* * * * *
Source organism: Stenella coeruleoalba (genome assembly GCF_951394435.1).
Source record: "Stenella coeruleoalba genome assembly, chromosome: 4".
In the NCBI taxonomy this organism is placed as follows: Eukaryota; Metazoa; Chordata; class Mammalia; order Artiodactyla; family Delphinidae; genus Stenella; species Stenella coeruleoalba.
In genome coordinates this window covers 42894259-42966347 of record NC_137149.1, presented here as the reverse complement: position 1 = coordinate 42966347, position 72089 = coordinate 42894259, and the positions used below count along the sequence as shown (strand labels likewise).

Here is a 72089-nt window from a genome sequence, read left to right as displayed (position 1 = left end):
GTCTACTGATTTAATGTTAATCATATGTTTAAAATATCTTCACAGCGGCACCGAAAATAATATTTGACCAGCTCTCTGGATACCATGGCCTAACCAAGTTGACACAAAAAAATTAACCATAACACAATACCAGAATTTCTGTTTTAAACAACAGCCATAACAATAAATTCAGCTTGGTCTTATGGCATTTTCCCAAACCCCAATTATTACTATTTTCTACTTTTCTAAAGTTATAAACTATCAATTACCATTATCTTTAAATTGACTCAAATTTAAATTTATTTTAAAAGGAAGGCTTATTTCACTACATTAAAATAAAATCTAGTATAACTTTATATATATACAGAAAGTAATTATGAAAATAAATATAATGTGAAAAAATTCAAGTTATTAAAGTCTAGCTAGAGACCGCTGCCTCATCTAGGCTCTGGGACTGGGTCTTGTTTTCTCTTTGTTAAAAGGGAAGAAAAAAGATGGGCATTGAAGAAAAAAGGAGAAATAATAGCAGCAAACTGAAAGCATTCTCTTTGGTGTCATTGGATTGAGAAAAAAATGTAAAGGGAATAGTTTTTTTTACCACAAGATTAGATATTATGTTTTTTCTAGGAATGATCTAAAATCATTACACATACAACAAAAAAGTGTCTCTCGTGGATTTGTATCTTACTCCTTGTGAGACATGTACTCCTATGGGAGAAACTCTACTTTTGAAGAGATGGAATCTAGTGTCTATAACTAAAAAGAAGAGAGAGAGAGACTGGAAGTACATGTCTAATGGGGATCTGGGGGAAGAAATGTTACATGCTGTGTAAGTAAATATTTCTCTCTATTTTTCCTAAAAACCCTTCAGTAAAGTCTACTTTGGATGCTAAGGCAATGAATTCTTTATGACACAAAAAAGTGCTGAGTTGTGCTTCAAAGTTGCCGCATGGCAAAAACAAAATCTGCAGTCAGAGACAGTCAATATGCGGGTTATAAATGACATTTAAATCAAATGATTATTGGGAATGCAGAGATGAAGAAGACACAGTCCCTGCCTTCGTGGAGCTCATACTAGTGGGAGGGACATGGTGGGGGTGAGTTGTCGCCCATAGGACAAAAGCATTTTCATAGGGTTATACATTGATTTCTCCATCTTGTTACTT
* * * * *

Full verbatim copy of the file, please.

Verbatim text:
Source organism: Stenella coeruleoalba (genome assembly GCF_951394435.1).
Source record: "Stenella coeruleoalba genome assembly, chromosome: 4".
In the NCBI taxonomy this organism is placed as follows: Eukaryota; Metazoa; Chordata; class Mammalia; order Artiodactyla; family Delphinidae; genus Stenella; species Stenella coeruleoalba.
In genome coordinates this window covers 42894259-42966347 of record NC_137149.1, presented here as the reverse complement: position 1 = coordinate 42966347, position 72089 = coordinate 42894259, and the positions used below count along the sequence as shown (strand labels likewise).

Here is a 72089-nt window from a genome sequence, read left to right as displayed (position 1 = left end):
GTCTACTGATTTAATGTTAATCATATGTTTAAAATATCTTCACAGCGGCACCGAAAATAATATTTGACCAGCTCTCTGGATACCATGGCCTAACCAAGTTGACACAAAAAAATTAACCATAACACAATACCAGAATTTCTGTTTTAAACAACAGCCATAACAATAAATTCAGCTTGGTCTTATGGCATTTTCCCAAACCCCAATTATTACTATTTTCTACTTTTCTAAAGTTATAAACTATCAATTACCATTATCTTTAAATTGACTCAAATTTAAATTTATTTTAAAAGGAAGGCTTATTTCACTACATTAAAATAAAATCTAGTATAACTTTATATATATACAGAAAGTAATTATGAAAATAAATATAATGTGAAAAAATTCAAGTTATTAAAGTCTAGCTAGAGACCGCTGCCTCATCTAGGCTCTGGGACTGGGTCTTGTTTTCTCTTTGTTAAAAGGGAAGAAAAAAGATGGGCATTGAAGAAAAAAGGAGAAATAATAGCAGCAAACTGAAAGCATTCTCTTTGGTGTCATTGGATTGAGAAAAAAATGTAAAGGGAATAGTTTTTTTTACCACAAGATTAGATATTATGTTTTTTCTAGGAATGATCTAAAATCATTACACATACAACAAAAAAGTGTCTCTCGTGGATTTGTATCTTACTCCTTGTGAGACATGTACTCCTATGGGAGAAACTCTACTTTTGAAGAGATGGAATCTAGTGTCTATAACTAAAAAGAAGAGAGAGAGAGACTGGAAGTACATGTCTAATGGGGATCTGGGGGAAGAAATGTTACATGCTGTGTAAGTAAATATTTCTCTCTATTTTTCCTAAAAACCCTTCAGTAAAGTCTACTTTGGATGCTAAGGCAATGAATTCTTTATGACACAAAAAAGTGCTGAGTTGTGCTTCAAAGTTGCCGCATGGCAAAAACAAAATCTGCAGTCAGAGACAGTCAATATGCGGGTTATAAATGACATTTAAATCAAATGATTATTGGGAATGCAGAGATGAAGAAGACACAGTCCCTGCCTTCGTGGAGCTCATACTAGTGGGAGGGACATGGTGGGGGTGAGTTGTCGCCCATAGGACAAAAGCATTTTCATAGGGTTATACATTGATTTCTCCATCTTGTTACTT